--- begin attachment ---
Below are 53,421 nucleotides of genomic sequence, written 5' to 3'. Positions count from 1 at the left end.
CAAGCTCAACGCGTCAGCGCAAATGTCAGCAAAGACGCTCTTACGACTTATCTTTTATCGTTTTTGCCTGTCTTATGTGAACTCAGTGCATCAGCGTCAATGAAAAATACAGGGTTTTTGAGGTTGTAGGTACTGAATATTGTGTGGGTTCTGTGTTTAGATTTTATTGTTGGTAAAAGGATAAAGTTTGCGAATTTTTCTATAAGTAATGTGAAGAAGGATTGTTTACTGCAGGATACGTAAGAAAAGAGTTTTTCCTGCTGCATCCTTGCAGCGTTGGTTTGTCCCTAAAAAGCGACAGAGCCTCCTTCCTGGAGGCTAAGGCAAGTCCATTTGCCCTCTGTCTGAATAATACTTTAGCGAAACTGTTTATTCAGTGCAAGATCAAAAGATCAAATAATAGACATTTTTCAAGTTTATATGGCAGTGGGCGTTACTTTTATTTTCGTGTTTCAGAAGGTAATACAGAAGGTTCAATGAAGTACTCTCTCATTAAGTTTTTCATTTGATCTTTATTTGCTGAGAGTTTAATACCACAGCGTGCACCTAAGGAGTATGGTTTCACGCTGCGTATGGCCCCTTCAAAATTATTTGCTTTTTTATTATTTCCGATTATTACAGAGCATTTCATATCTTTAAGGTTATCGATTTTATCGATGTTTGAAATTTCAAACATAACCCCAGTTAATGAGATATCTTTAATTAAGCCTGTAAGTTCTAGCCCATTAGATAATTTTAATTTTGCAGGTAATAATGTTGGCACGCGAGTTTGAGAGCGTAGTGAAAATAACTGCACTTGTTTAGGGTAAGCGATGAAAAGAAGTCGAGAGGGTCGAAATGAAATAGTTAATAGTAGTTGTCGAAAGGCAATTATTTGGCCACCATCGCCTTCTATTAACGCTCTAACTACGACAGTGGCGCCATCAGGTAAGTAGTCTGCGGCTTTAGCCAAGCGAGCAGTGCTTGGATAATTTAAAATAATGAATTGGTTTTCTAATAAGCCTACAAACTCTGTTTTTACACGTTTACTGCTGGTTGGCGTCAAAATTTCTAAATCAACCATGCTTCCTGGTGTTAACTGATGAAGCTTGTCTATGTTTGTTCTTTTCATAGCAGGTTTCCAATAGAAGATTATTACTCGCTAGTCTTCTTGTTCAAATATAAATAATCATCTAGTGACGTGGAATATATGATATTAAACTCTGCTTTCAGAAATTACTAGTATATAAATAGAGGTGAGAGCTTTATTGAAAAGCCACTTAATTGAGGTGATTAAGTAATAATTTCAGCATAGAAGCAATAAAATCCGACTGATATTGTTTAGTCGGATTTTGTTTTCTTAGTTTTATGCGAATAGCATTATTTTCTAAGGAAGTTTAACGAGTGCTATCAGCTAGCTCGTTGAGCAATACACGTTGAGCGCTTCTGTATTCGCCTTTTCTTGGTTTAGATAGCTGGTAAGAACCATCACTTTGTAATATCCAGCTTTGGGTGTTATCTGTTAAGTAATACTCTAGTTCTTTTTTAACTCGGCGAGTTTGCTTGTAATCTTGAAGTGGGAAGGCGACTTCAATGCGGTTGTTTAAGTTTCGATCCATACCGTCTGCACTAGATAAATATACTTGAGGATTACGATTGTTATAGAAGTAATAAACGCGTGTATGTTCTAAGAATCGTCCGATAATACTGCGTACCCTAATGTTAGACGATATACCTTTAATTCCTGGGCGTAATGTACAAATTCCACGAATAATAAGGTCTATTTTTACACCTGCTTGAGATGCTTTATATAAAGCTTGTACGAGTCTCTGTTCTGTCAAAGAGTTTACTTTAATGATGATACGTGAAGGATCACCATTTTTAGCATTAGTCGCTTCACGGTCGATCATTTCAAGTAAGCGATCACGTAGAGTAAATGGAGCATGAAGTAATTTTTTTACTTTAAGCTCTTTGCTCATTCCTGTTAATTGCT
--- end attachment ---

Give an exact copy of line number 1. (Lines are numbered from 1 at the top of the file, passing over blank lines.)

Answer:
Below are 53,421 nucleotides of genomic sequence, written 5' to 3'. Positions count from 1 at the left end.